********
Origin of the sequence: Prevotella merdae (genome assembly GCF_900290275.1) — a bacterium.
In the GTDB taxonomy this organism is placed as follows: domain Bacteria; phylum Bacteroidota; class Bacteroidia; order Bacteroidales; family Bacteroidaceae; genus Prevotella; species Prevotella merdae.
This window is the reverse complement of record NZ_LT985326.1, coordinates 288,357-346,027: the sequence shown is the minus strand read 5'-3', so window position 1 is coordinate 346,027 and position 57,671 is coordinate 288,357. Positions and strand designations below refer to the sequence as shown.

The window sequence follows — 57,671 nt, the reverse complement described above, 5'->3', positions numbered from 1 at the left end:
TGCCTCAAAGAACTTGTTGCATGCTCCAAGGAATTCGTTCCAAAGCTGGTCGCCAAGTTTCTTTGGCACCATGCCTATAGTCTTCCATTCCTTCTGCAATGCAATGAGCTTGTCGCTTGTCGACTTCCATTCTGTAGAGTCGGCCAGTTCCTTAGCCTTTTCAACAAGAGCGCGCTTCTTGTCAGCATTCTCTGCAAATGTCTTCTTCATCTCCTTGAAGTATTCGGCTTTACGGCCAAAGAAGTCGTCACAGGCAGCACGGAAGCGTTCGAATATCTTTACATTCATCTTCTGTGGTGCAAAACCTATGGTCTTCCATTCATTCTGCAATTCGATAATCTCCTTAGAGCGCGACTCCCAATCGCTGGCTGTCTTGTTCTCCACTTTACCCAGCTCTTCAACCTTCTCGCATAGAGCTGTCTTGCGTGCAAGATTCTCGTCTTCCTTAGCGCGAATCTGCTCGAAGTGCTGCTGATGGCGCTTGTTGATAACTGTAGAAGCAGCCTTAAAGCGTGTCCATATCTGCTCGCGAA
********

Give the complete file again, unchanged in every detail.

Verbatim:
Origin of the sequence: Prevotella merdae (genome assembly GCF_900290275.1) — a bacterium.
In the GTDB taxonomy this organism is placed as follows: domain Bacteria; phylum Bacteroidota; class Bacteroidia; order Bacteroidales; family Bacteroidaceae; genus Prevotella; species Prevotella merdae.
This window is the reverse complement of record NZ_LT985326.1, coordinates 288,357-346,027: the sequence shown is the minus strand read 5'-3', so window position 1 is coordinate 346,027 and position 57,671 is coordinate 288,357. Positions and strand designations below refer to the sequence as shown.

The window sequence follows — 57,671 nt, the reverse complement described above, 5'->3', positions numbered from 1 at the left end:
TGCCTCAAAGAACTTGTTGCATGCTCCAAGGAATTCGTTCCAAAGCTGGTCGCCAAGTTTCTTTGGCACCATGCCTATAGTCTTCCATTCCTTCTGCAATGCAATGAGCTTGTCGCTTGTCGACTTCCATTCTGTAGAGTCGGCCAGTTCCTTAGCCTTTTCAACAAGAGCGCGCTTCTTGTCAGCATTCTCTGCAAATGTCTTCTTCATCTCCTTGAAGTATTCGGCTTTACGGCCAAAGAAGTCGTCACAGGCAGCACGGAAGCGTTCGAATATCTTTACATTCATCTTCTGTGGTGCAAAACCTATGGTCTTCCATTCATTCTGCAATTCGATAATCTCCTTAGAGCGCGACTCCCAATCGCTGGCTGTCTTGTTCTCCACTTTACCCAGCTCTTCAACCTTCTCGCATAGAGCTGTCTTGCGTGCAAGATTCTCGTCTTCCTTAGCGCGAATCTGCTCGAAGTGCTGCTGATGGCGCTTGTTGATAACTGTAGAAGCAGCCTTAAAGCGTGTCCATATCTGCTCGCGAA